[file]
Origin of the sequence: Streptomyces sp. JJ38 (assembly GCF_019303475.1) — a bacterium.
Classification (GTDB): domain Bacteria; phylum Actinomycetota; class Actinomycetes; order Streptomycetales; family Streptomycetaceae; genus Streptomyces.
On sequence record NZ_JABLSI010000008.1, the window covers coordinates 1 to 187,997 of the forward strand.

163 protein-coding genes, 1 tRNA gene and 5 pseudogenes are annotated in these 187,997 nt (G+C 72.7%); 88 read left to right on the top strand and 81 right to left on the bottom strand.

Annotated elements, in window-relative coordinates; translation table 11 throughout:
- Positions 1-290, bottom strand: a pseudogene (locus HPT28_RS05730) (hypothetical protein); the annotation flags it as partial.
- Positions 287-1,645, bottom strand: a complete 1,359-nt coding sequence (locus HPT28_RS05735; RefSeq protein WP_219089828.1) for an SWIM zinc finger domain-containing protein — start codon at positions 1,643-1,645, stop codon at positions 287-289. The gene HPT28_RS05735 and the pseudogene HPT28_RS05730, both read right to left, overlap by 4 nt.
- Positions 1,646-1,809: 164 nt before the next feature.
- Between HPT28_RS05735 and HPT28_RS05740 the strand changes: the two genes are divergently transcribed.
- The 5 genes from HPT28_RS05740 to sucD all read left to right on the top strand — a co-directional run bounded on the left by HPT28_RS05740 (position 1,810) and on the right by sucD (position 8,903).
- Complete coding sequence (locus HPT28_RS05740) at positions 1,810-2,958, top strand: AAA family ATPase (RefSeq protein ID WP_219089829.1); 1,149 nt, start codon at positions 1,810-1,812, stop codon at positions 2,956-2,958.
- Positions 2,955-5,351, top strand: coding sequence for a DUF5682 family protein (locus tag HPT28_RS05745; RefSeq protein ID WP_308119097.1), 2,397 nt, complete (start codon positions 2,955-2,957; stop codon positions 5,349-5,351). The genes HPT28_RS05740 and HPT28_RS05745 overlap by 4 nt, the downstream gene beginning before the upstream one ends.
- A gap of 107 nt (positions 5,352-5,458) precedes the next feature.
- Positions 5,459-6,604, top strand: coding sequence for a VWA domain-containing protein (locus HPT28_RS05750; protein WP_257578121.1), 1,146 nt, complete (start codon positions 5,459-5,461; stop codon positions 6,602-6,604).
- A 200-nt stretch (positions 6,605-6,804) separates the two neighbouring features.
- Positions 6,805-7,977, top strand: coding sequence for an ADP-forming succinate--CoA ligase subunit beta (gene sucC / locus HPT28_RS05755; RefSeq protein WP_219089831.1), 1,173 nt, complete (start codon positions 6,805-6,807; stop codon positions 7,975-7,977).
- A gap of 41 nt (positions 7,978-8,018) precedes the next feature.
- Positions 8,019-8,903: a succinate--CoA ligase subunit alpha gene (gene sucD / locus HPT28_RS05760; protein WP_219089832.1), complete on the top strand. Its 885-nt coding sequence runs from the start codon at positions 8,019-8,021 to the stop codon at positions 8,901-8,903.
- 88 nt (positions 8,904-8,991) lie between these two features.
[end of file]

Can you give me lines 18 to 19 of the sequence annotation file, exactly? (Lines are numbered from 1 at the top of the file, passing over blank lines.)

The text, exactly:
- Positions 8,019-8,903: a succinate--CoA ligase subunit alpha gene (gene sucD / locus HPT28_RS05760; protein WP_219089832.1), complete on the top strand. Its 885-nt coding sequence runs from the start codon at positions 8,019-8,021 to the stop codon at positions 8,901-8,903.
- 88 nt (positions 8,904-8,991) lie between these two features.